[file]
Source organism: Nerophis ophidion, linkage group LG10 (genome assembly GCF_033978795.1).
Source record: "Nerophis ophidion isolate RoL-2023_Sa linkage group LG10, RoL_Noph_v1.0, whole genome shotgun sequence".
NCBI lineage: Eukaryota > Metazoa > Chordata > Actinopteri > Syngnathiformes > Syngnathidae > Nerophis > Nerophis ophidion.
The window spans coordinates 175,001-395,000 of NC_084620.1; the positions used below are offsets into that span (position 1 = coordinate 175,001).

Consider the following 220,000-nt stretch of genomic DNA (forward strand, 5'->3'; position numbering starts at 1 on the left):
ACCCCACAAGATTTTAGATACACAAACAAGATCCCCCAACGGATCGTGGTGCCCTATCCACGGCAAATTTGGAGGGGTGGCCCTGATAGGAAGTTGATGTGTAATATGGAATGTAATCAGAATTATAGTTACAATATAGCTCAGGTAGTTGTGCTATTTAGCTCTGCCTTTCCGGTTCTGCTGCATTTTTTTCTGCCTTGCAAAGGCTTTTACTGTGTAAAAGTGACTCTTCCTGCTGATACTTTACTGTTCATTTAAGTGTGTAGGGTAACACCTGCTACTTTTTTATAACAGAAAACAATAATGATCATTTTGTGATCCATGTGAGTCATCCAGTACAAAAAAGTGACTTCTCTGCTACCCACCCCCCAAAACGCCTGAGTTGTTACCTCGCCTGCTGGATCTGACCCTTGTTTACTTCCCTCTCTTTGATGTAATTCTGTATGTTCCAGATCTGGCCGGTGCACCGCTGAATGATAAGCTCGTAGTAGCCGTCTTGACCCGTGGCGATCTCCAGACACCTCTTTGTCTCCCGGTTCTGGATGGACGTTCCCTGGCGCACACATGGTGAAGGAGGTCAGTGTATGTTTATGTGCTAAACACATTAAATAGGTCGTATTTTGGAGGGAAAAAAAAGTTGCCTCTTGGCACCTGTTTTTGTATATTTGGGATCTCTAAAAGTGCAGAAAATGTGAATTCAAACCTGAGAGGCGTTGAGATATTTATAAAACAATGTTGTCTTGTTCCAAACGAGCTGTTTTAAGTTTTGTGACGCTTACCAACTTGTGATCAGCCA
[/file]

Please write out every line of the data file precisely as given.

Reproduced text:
Source organism: Nerophis ophidion, linkage group LG10 (genome assembly GCF_033978795.1).
Source record: "Nerophis ophidion isolate RoL-2023_Sa linkage group LG10, RoL_Noph_v1.0, whole genome shotgun sequence".
NCBI lineage: Eukaryota > Metazoa > Chordata > Actinopteri > Syngnathiformes > Syngnathidae > Nerophis > Nerophis ophidion.
The window spans coordinates 175,001-395,000 of NC_084620.1; the positions used below are offsets into that span (position 1 = coordinate 175,001).

Consider the following 220,000-nt stretch of genomic DNA (forward strand, 5'->3'; position numbering starts at 1 on the left):
ACCCCACAAGATTTTAGATACACAAACAAGATCCCCCAACGGATCGTGGTGCCCTATCCACGGCAAATTTGGAGGGGTGGCCCTGATAGGAAGTTGATGTGTAATATGGAATGTAATCAGAATTATAGTTACAATATAGCTCAGGTAGTTGTGCTATTTAGCTCTGCCTTTCCGGTTCTGCTGCATTTTTTTCTGCCTTGCAAAGGCTTTTACTGTGTAAAAGTGACTCTTCCTGCTGATACTTTACTGTTCATTTAAGTGTGTAGGGTAACACCTGCTACTTTTTTATAACAGAAAACAATAATGATCATTTTGTGATCCATGTGAGTCATCCAGTACAAAAAAGTGACTTCTCTGCTACCCACCCCCCAAAACGCCTGAGTTGTTACCTCGCCTGCTGGATCTGACCCTTGTTTACTTCCCTCTCTTTGATGTAATTCTGTATGTTCCAGATCTGGCCGGTGCACCGCTGAATGATAAGCTCGTAGTAGCCGTCTTGACCCGTGGCGATCTCCAGACACCTCTTTGTCTCCCGGTTCTGGATGGACGTTCCCTGGCGCACACATGGTGAAGGAGGTCAGTGTATGTTTATGTGCTAAACACATTAAATAGGTCGTATTTTGGAGGGAAAAAAAAGTTGCCTCTTGGCACCTGTTTTTGTATATTTGGGATCTCTAAAAGTGCAGAAAATGTGAATTCAAACCTGAGAGGCGTTGAGATATTTATAAAACAATGTTGTCTTGTTCCAAACGAGCTGTTTTAAGTTTTGTGACGCTTACCAACTTGTGATCAGCCA